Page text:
NRL Home Page
  Information Search
  Organizational Directory
top half of NRL logo Nanoscience Institute
bottom half of NRL logo NRL Resources
 
 
 
 
 
 
 
 
 
 
 
 
 
 
 

Assembly of Laterally Coupled Molecular Nanostructures


Organic molecule-based compounds have tremendous potential for use in sensors, lowdielectric films, light-emitting devices, polymer coatings, and electronics. Many of these applications will benefit from revolutionary enhancements if the fundamental components can be reduced to nanometer lateral scales. It is unlikely that any fabrication method requiring each molecule to be positioned individually will be practical. Therefore, organic molecular nanostructures will require a high degree of self-assembly, both in bonding to the substrate and in intermolecular bonding between nanostructures. The development and use of atomic or nanometer-scale molecular structures where the function derives from a characteristic of an isolated molecule or a small collection of coupled molecules (in zero or one dimension) will require the following advances:

  1. The ability to anchor a structure in a defined location, preferably without anchoring every molecule; and
  2. The ability to laterally assemble and chemically couple (if desired) molecules between anchor points.

In this program, we are establishing new methods and chemistries to anchor and laterally couple organic molecules into nanostructures (illustrated in the cartoon).

The assembly of laterally coupled molecular nanostructures will require the development of methods for anchoring the structures and for coupling them to each other and to other structures (such as contact pads) with as much self-assembly as possible. Our work is proceeding on a number of fronts. In addition to developing new techniques to create the nanoscale patterns that define the anchor points, we are also establishing the chemistry required to selectively anchor, assemble, and couple molecules of interest on substrates of interest. This research involves an interdisciplinary combination of organic chemistry, gas-surface reactions, semiconductor surface chemistry, scanning probe microscopy, scanning probe lithography, nanostructure fabrication, and nanoelectronics.

To create templates for growth, we are using both active patterning and controlled nanoparticles growth. Active patterning is being achieved using a technique known as "dip-pen" nanolithography (DPN, developed by Mirkin and collaborators at Northwestern University). In DPN, an atomic force microscope (AFM) tip that has been precoated with loosely bound molecules is used to "write" those molecules in nanoscale patterns on a substrate. As we learn more about the fundamentals underlying the transfer mechanism, we are discovering new combinations of materials that can be written. For example, by writing a pattern of reactive molecules and then surrounding that pattern with inert molecules, we find we can simply dip the sample into a beaker containing a solution of another molecule, and it will self-assemble onto the reactive pattern. In the 3x3 µm2 image shown, a 100-nm-wide, 2-nm-thick spiral of a biocompatible polymer (poly(ethyl)amine) has been deposited this way.

Nanoparticles of relatively uniform size and shape can also be deposited without patterning if the substrate surface chemistry is well understood. We have found that reacting a silicon surface with hydrogen after first depositing a small amount of copper creates uniform defects that can act as nucleation sites. As shown in the scanning tunneling microscopy image (right), when additional metal is deposited, quite uniform nanocrystals will selfassemble over the defects, about 10 nm in diameter in this case. In the next step, these nanocrystals will serve as anchor points for organic molecules deposited from solution.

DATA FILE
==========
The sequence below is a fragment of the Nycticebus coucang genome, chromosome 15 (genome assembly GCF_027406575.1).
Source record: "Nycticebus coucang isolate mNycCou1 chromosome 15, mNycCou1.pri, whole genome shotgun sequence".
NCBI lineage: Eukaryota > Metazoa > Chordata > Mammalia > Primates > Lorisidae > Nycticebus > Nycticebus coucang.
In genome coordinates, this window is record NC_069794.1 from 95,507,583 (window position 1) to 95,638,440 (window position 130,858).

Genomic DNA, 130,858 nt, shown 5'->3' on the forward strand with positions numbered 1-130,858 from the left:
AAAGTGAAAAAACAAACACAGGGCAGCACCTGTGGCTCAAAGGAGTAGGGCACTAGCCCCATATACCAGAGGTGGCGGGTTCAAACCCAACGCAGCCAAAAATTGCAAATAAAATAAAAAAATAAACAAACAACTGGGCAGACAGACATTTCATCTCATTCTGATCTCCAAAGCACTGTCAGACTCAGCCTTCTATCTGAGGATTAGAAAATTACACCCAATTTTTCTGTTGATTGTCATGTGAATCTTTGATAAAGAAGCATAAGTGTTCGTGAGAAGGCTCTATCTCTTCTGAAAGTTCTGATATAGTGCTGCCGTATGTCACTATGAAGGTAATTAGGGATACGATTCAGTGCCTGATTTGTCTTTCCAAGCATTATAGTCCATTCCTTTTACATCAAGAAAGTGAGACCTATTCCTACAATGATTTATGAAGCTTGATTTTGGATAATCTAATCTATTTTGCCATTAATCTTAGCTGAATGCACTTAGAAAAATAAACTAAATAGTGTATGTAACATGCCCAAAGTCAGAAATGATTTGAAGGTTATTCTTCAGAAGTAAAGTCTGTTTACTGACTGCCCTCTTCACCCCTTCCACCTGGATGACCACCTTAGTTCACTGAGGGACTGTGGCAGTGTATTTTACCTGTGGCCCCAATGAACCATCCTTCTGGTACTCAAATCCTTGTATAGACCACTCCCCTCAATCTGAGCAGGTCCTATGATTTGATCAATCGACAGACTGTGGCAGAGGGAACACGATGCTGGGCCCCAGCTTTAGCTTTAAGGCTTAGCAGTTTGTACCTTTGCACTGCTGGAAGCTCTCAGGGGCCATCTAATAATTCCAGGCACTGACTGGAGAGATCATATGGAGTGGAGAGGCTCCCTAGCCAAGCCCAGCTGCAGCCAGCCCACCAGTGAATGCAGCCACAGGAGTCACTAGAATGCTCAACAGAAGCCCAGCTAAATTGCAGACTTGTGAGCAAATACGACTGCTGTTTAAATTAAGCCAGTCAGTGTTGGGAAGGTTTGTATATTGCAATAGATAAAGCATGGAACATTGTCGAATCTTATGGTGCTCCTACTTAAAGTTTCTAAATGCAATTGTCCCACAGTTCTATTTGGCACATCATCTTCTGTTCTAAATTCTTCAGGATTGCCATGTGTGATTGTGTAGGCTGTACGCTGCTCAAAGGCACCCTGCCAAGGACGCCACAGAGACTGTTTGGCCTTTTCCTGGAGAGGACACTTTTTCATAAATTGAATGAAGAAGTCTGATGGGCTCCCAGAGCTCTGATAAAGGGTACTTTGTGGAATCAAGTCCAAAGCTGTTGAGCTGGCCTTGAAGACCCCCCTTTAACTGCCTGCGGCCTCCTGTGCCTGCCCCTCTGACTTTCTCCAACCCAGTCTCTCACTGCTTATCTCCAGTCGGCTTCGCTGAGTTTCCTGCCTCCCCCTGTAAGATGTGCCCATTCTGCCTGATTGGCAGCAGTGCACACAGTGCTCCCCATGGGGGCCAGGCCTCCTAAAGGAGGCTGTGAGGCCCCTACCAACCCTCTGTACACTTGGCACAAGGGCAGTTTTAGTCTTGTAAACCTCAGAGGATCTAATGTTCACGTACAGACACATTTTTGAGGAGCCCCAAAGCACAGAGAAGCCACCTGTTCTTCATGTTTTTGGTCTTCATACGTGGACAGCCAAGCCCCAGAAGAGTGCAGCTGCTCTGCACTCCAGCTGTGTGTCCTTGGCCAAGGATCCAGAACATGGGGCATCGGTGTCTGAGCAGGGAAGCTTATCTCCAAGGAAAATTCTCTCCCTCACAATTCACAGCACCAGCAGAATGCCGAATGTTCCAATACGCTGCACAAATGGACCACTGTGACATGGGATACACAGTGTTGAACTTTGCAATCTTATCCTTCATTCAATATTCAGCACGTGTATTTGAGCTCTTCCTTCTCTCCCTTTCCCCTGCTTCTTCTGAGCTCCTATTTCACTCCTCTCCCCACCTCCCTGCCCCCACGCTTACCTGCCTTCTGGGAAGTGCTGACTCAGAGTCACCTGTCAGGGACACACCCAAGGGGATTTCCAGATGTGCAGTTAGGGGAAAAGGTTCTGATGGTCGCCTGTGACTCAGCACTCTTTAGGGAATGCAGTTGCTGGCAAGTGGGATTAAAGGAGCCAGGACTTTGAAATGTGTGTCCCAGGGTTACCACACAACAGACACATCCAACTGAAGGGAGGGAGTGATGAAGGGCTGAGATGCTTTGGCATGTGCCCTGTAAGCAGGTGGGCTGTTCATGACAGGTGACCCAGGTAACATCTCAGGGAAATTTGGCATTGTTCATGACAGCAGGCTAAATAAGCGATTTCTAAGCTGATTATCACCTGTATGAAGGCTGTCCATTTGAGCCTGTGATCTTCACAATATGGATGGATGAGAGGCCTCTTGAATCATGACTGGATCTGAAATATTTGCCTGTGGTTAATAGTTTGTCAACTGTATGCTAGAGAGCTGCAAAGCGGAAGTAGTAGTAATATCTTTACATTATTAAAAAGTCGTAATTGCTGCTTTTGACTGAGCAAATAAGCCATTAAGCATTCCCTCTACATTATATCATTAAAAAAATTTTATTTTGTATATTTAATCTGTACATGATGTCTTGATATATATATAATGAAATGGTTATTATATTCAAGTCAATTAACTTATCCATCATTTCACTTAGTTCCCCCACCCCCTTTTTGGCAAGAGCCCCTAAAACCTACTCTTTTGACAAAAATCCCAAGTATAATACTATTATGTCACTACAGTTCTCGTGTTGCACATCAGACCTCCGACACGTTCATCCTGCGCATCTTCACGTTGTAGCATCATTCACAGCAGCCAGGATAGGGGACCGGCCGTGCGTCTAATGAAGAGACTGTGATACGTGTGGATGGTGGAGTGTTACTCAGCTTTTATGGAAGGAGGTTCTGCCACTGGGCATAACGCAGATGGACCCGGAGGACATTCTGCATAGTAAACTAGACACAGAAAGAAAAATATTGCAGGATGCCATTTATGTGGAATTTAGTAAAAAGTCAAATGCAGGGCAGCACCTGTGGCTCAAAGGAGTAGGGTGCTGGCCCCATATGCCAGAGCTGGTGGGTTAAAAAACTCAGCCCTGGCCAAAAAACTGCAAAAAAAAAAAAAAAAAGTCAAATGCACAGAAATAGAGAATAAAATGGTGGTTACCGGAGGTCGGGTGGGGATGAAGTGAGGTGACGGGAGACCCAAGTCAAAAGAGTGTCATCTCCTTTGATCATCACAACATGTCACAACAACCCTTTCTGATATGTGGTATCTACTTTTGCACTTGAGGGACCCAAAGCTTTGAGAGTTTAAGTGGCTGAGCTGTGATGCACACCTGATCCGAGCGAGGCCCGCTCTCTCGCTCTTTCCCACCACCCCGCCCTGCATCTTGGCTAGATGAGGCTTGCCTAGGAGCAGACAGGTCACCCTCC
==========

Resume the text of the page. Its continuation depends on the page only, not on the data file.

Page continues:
Both active and passive methods of laterally assembling and chemically coupling molecules are being pursued. Organic molecules capable of electrical conduction when polymerized are being deposited on semiconductor crystal surfaces that act as natural templates for wire formation. For example, the surface atoms on the basal plane of silicon selfassemble into rows of dimers (left). By adsorbing monomers that are sized to adsorb across the rows and also have reactive end groups, (diiodophenanthrenequinone, in the example shown), molecular wires will then be "zipped" together by a photoreaction. An alternate approach we are also pursuing uses conventional lithography to create shallow trenches in quartz (not shown). Conducting polymer films are then selectively grown only on the side walls. This approach already shows promise for chemical sensing applications.

Fascinating and useful structures can be passively coupled by taking advantage of the unique properties of single-wall carbon nanotubes, long cylinders of graphite one atomic layer thick and about 1 nm in diameter. We have discovered that a randomly assembled network of nanotubes behaves like a semiconducting thin film that is compatible with conventional microprocessing technology. Within the network the individual nanotubes are interwoven into an electrically continuous film that can be processed into devices and circuits. As shown in the figure below, electrical contacts can be deposited on top of the random network to easily create a practical device (an AFM image of the network is shown along with a schematic of the structure of a single nanotube). In this way, these networks have already been incorporated into transistors and chemoresistive chemical sensors with properties that are superior to commercial electronic materials.


Contact the Principal Investigator, Lloyd Whitman, for more information

 

 
   
Privacy Policy   Code 1100

skip to content NRL home page NRL home page